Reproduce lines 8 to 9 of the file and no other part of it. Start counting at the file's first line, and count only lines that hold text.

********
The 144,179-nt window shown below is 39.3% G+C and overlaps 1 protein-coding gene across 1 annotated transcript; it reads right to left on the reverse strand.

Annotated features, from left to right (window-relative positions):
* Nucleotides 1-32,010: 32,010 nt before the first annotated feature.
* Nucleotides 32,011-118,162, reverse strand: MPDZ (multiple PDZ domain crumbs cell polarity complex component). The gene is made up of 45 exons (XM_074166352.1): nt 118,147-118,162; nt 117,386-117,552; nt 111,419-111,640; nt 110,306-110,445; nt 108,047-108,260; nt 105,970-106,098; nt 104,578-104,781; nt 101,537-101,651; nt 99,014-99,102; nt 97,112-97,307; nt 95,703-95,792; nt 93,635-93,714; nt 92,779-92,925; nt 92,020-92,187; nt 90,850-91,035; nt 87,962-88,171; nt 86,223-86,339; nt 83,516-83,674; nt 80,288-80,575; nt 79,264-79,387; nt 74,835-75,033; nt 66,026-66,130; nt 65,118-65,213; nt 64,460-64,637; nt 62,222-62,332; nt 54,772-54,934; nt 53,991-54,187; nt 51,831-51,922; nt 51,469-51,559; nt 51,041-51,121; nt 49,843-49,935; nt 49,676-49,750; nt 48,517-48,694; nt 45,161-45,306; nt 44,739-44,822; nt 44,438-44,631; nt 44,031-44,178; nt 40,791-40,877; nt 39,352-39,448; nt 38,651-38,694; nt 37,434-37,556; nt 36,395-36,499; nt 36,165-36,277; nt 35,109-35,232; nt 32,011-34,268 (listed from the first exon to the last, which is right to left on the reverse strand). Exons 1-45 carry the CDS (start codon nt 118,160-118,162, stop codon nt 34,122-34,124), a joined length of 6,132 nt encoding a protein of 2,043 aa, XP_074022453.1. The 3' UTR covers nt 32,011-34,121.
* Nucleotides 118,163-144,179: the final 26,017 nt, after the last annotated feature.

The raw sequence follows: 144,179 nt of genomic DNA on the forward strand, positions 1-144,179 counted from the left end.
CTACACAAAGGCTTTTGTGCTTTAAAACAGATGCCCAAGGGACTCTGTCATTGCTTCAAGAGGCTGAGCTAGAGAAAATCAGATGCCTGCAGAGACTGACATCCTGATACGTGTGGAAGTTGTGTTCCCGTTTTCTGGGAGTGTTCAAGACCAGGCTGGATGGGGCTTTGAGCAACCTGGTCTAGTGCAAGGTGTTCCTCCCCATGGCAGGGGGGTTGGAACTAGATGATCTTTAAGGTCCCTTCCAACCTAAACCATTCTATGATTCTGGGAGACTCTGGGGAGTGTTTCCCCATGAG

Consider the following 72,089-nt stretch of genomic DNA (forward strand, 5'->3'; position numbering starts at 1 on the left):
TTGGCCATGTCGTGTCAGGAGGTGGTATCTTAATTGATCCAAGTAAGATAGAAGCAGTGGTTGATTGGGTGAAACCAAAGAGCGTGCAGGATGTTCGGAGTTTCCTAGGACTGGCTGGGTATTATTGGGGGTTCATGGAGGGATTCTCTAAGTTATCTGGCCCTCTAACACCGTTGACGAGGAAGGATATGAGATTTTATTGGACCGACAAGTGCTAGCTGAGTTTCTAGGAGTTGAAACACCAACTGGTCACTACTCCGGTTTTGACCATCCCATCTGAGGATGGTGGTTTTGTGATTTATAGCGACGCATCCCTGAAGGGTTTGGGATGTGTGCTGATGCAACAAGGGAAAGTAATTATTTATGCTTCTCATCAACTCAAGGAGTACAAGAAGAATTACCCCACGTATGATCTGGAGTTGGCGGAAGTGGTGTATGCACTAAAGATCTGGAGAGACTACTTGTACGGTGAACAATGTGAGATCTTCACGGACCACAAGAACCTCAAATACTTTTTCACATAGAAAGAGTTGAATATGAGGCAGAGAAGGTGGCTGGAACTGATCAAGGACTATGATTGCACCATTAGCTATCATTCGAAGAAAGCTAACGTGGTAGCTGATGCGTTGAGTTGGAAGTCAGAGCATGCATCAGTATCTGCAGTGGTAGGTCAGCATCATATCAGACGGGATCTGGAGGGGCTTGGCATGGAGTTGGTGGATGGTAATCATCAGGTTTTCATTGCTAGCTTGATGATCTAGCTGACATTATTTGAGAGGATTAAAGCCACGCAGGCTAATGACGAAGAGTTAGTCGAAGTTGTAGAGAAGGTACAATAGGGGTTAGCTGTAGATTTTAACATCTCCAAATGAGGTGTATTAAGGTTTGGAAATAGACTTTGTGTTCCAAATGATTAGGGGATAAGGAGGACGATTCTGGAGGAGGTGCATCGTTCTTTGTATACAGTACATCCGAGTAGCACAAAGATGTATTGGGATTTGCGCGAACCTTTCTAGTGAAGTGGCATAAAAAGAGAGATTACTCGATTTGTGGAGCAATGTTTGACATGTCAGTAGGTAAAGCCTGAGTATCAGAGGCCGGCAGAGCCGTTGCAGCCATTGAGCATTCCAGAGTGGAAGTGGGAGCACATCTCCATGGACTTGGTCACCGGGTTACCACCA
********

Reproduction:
Consider the following 72,089-nt stretch of genomic DNA (forward strand, 5'->3'; position numbering starts at 1 on the left):
TTGGCCATGTCGTGTCAGGAGGTGGTATCTTAATTGATCCAAGTAAGATAGAAGCAGTGGTTGATTGGGTGAAACCAAAGAGCGTGCAGGATGTTCGGAGTTTCCTAGGACTGGCTGGGTATTATTGGGGGTTCATGGAGGGATTCTCTAAGTTATCTGGCCCTCTAACACCGTTGACGAGGAAGGATATGAGATTTTATTGGACCGACAAGTGCTAGCTGAGTTTCTAGGAGTTGAAACACCAACTGGTCACTACTCCGGTTTTGACCATCCCATCTGAGGATGGTGGTTTTGTGATTTATAGCGACGCATCCCTGAAGGGTTTGGGATGTGTGCTGATGCAACAAGGGAAAGTAATTATTTATGCTTCTCATCAACTCAAGGAGTACAAGAAGAATTACCCCACGTATGATCTGGAGTTGGCGGAAGTGGTGTATGCACTAAAGATCTGGAGAGACTACTTGTACGGTGAACAATGTGAGATCTTCACGGACCACAAGAACCTCAAATACTTTTTCACATAGAAAGAGTTGAATATGAGGCAGAGAAGGTGGCTGGAACTGATCAAGGACTATGATTGCACCATTAGCTATCATTCGAAGAAAGCTAACGTGGTAGCTGATGCGTTGAGTTGGAAGTCAGAGCATGCATCAGTATCTGCAGTGGTAGGTCAGCATCATATCAGACGGGATCTGGAGGGGCTTGGCATGGAGTTGGTGGATGGTAATCATCAGGTTTTCATTGCTAGCTTGATGATCTAGCTGACATTATTTGAGAGGATTAAAGCCACGCAGGCTAATGACGAAGAGTTAGTCGAAGTTGTAGAGAAGGTACAATAGGGGTTAGCTGTAGATTTTAACATCTCCAAATGAGGTGTATTAAGGTTTGGAAATAGACTTTGTGTTCCAAATGATTAGGGGATAAGGAGGACGATTCTGGAGGAGGTGCATCGTTCTTTGTATACAGTACATCCGAGTAGCACAAAGATGTATTGGGATTTGCGCGAACCTTTCTAGTGAAGTGGCATAAAAAGAGAGATTACTCGATTTGTGGAGCAATGTTTGACATGTCAGTAGGTAAAGCCTGAGTATCAGAGGCCGGCAGAGCCGTTGCAGCCATTGAGCATTCCAGAGTGGAAGTGGGAGCACATCTCCATGGACTTGGTCACCGGGTTACCACCA